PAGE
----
Undergraduate Students as Instructional Assistants
Undergraduate Instructional Assistants (also known as Peer Instructors) play an important and integral role in the success of UK’s undergraduate students. In some ways, Undergraduate Instructional Assistants (UIAs) function in a similar way to UK’s graduate student Teaching Assistants in that they are mentored by their faculty or teaching staff instructor and they are expected to spend some of the class instructional contact hours in leading activities or discussions. Peer Instructors are undergraduate student leaders who are expected to be:
- Organized, yet flexible to meet the demands of adapting for student success;
- Knowledgeable of the course content, and yet not offer to be a subject matter expert (that’s the role of the course instructor);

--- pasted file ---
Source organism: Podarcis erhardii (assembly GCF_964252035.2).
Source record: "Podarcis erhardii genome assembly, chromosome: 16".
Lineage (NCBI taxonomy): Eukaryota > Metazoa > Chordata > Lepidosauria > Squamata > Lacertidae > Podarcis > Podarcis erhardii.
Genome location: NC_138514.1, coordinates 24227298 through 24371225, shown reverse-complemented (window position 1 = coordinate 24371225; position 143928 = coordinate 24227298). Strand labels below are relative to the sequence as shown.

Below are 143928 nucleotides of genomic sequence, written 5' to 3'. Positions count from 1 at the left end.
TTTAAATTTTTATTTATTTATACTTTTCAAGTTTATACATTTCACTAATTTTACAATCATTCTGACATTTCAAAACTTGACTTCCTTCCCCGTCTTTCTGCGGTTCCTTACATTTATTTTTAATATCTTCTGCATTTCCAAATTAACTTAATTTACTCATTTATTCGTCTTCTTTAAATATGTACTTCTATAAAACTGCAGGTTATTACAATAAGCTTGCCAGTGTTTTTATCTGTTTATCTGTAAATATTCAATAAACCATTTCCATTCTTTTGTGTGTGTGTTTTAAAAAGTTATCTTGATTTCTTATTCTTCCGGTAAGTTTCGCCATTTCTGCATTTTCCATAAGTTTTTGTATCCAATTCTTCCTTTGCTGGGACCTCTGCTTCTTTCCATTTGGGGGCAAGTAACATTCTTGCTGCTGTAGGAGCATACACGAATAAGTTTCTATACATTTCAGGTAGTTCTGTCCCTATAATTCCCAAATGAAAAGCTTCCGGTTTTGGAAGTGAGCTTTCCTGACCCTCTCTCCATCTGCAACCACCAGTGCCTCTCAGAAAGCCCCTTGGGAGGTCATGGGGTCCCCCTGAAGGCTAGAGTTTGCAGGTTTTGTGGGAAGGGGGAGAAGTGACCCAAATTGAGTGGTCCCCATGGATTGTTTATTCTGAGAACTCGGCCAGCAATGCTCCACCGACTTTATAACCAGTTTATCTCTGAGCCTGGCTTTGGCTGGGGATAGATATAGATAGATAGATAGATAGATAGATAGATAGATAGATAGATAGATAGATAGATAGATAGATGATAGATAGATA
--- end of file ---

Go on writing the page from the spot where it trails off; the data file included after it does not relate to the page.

- Responsible, yet always connecting with the course instructor when something seems to have awry; and,
- Compassionate, yet not let empathy for their peers to get in the way of what each enrolled student is expected to do on their own.
Any faculty or teaching staff who teach undergraduate courses are encouraged to include peer instructors as part of their course design strategies. This is an important way for our undergraduate students to gain leadership experience and to enrich their own academic careers. Peer instruction is a valuable enhancement of leadership, communication, and presentation skills for students from any academic major.
Those who choose to use peer instructors in their classes should consult first with the Associate Provost for Undergraduate Education to assure that they are following UK policies. This discussion should include a review of stated expectations, types of training workshop(s), and evaluations for peer instruction.